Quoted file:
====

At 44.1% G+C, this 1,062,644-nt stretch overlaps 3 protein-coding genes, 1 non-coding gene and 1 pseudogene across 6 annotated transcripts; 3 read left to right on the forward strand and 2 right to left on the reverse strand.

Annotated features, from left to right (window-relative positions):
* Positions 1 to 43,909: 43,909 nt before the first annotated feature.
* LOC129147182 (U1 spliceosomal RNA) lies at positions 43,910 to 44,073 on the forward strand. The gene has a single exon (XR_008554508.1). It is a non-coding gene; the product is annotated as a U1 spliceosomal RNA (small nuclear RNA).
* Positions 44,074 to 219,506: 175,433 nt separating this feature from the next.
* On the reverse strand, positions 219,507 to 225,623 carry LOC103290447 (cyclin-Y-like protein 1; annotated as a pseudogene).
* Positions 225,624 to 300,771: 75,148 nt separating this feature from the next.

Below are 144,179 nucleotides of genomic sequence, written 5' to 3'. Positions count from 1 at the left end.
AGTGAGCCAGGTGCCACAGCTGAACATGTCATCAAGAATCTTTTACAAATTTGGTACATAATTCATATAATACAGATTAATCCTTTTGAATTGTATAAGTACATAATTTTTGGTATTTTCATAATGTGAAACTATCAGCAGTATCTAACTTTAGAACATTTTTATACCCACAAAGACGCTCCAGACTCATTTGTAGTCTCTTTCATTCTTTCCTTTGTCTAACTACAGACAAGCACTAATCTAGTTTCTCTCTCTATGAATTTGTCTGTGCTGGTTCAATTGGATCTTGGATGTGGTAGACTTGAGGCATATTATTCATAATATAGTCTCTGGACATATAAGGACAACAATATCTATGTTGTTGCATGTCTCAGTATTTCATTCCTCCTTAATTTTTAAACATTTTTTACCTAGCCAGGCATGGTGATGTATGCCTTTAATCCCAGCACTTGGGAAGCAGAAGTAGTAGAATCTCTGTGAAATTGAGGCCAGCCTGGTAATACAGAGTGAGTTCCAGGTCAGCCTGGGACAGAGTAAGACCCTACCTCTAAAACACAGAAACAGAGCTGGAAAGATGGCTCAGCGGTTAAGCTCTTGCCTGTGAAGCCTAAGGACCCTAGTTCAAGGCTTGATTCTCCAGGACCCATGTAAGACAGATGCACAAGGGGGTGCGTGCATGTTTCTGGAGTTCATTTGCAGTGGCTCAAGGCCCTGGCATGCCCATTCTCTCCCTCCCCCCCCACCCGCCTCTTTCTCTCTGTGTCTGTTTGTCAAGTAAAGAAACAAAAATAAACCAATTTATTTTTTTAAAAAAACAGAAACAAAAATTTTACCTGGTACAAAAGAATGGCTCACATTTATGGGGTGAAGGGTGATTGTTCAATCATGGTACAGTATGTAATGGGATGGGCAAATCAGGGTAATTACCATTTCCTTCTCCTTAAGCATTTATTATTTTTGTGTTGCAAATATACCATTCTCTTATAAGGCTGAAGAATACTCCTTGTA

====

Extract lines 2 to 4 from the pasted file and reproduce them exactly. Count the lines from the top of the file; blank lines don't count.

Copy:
Annotated features, from left to right (window-relative positions):
* Positions 1 to 43,909: 43,909 nt before the first annotated feature.
* LOC129147182 (U1 spliceosomal RNA) lies at positions 43,910 to 44,073 on the forward strand. The gene has a single exon (XR_008554508.1). It is a non-coding gene; the product is annotated as a U1 spliceosomal RNA (small nuclear RNA).